Like many people who like to observe birds, I'm largely self-taught. Identifying birds takes a rather complex skill set, and it is the rare individual who grasps them in the first instance. Often bird watching or birding grows from encounters with birds, be it at a feeder or on a walk, and the question "Hmm, I wonder what kind of bird that is?"
Once the desire to identify the birds starts, just where does one begin to learn the skills you need to put a name to the myriad and often confusing different species of bird? For me, apart from an early curiosity in all things natural, it began with the gift of a Peterson Field Guide to the Birds (Eastern) from my Grandfather. It is still the guide I most often reach for, I love its familiarity. Thumbing through the book at the illustrations I gradually learned to narrow down my choices by family, to look for the field marks, those subtle differences in a bird that help identify it, that help to put a name to it. As my skill sets grew I got better and better at confusing species, at the differences that are found in individuals.
I didn't have a mentor, someone who could pass on their knowledge and skills. A mentor (or mentors) is probably the best way to learn these skills, and I know I made a lot of mistakes along the way. Early on I relied too heavily on illustrations alone, and not things like range maps, species descriptions and the like. It could prove to be embarrassing. On a trip to the tropics our guide noticed that I was keeping a list and asked to see it. When he looked it over he asked where I saw a particular bird I had listed, and smiled when I told him. The bird I thought I'd seen high in the mountains was a particularly secretive bird of the lowland rainforest, and much larger than the bird I thought I'd seen. Relying too much on an illustration I made an error that I vowed I wouldn't again.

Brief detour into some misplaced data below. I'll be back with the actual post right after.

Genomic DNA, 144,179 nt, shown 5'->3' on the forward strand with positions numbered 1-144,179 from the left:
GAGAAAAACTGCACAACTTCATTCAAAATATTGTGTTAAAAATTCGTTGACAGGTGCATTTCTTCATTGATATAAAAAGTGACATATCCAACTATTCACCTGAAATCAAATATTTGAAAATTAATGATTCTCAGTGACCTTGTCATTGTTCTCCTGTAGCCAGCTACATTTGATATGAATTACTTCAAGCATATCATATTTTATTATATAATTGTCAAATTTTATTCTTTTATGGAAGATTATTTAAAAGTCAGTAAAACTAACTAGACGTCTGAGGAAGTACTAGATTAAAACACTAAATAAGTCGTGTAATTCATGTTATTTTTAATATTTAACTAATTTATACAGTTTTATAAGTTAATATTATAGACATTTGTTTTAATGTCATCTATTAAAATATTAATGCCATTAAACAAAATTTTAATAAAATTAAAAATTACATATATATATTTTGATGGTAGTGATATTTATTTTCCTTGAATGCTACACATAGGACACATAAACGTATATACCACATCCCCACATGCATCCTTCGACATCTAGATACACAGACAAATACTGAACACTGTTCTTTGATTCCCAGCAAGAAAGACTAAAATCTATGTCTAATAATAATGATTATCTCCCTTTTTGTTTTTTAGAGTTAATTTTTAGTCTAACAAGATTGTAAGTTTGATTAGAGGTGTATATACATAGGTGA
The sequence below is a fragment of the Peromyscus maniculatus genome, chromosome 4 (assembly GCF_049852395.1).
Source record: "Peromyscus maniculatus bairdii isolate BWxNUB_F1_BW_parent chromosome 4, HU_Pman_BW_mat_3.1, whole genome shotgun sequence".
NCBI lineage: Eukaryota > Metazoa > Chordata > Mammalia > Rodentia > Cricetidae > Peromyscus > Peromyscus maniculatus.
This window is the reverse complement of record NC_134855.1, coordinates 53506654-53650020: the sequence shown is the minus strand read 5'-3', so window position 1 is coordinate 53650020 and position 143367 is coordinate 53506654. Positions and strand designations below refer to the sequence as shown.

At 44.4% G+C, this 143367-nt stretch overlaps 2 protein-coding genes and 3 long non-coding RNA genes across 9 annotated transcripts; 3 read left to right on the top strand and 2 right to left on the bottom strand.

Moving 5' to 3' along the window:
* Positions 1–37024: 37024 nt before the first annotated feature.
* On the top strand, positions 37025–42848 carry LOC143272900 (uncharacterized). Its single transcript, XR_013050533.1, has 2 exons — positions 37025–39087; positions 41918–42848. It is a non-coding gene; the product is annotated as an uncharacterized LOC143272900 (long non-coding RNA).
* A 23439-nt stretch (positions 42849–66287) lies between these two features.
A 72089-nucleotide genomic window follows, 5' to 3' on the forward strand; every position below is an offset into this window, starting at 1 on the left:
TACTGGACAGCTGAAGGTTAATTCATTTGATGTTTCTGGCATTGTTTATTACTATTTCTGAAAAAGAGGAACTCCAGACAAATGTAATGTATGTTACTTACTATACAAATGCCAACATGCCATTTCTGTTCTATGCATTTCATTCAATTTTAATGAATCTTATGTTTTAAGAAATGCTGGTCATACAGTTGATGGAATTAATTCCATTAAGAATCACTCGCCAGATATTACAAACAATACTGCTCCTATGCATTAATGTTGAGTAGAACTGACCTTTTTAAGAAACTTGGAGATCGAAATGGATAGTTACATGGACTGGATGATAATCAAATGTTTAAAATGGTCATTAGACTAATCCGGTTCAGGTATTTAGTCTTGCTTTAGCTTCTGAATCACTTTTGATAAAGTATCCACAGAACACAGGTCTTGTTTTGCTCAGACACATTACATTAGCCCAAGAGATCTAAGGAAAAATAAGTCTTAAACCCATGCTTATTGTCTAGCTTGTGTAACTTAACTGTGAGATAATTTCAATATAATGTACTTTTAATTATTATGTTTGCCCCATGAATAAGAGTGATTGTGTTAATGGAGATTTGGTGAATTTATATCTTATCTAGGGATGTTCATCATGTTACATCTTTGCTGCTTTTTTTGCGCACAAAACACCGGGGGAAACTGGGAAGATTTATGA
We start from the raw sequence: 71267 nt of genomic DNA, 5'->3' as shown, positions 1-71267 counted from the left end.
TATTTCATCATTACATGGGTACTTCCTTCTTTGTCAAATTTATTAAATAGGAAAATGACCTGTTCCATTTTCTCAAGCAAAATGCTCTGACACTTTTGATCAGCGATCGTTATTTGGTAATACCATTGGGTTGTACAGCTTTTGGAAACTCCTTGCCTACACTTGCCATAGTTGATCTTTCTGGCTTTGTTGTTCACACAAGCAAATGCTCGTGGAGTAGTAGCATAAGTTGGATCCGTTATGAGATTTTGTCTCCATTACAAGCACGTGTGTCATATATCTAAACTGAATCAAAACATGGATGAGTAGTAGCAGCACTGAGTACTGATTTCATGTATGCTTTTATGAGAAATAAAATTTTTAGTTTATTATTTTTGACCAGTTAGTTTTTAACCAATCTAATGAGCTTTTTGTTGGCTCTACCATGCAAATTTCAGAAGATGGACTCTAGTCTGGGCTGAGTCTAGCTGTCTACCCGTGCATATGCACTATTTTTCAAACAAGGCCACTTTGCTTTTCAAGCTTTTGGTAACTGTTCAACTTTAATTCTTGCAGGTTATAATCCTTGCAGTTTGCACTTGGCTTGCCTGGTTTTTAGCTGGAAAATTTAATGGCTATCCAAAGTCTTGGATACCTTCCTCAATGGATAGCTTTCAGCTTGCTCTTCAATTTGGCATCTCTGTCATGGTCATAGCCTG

So, again, apart from a mentor or teaching yourself through trial and error, what can the beginning birder or bird watcher do to learn the skills they need to put a name on that bird in the binoculars. There is a new tool available. Finding Your Wings (A workbook for beginning Bird Watchers) by Burton Guttman (published by Houghton Mifflin Books) is a great new tool for, primarily, beginning bird watchers, although I'd suggest it would be a help for all but expert birders. The book is set up as a course in learning bird identification, complete with exercises designed for doing at home and in the field. It is designed to be used in conjunction with the Peterson Field Guide to Birds, either Eastern or Western version.
The book is well thought out and logically organized, and the exercises take one through from the basics right through to problematic groups of birds, such as raptors, gulls, warblers and sparrows. It is an excellent resource, one I wish I had when I was starting out. Mr. Guttman has done an excellent job, and I like the way he approaches bird watching, for instance his admonishment that knowing a birds name is only a start, not the most important thing about bird watching...
"... the belief that knowing the name of something gives you power over it, and that you know something important about a thing - a bird, for instance - when you know its name. But all you know is a word. The real importance of knowing a bird's name is that you can start to learn something significant about it - its life, its habits, where it lives, how it lives, and so on. Please don't be satisfied with just knowing its name."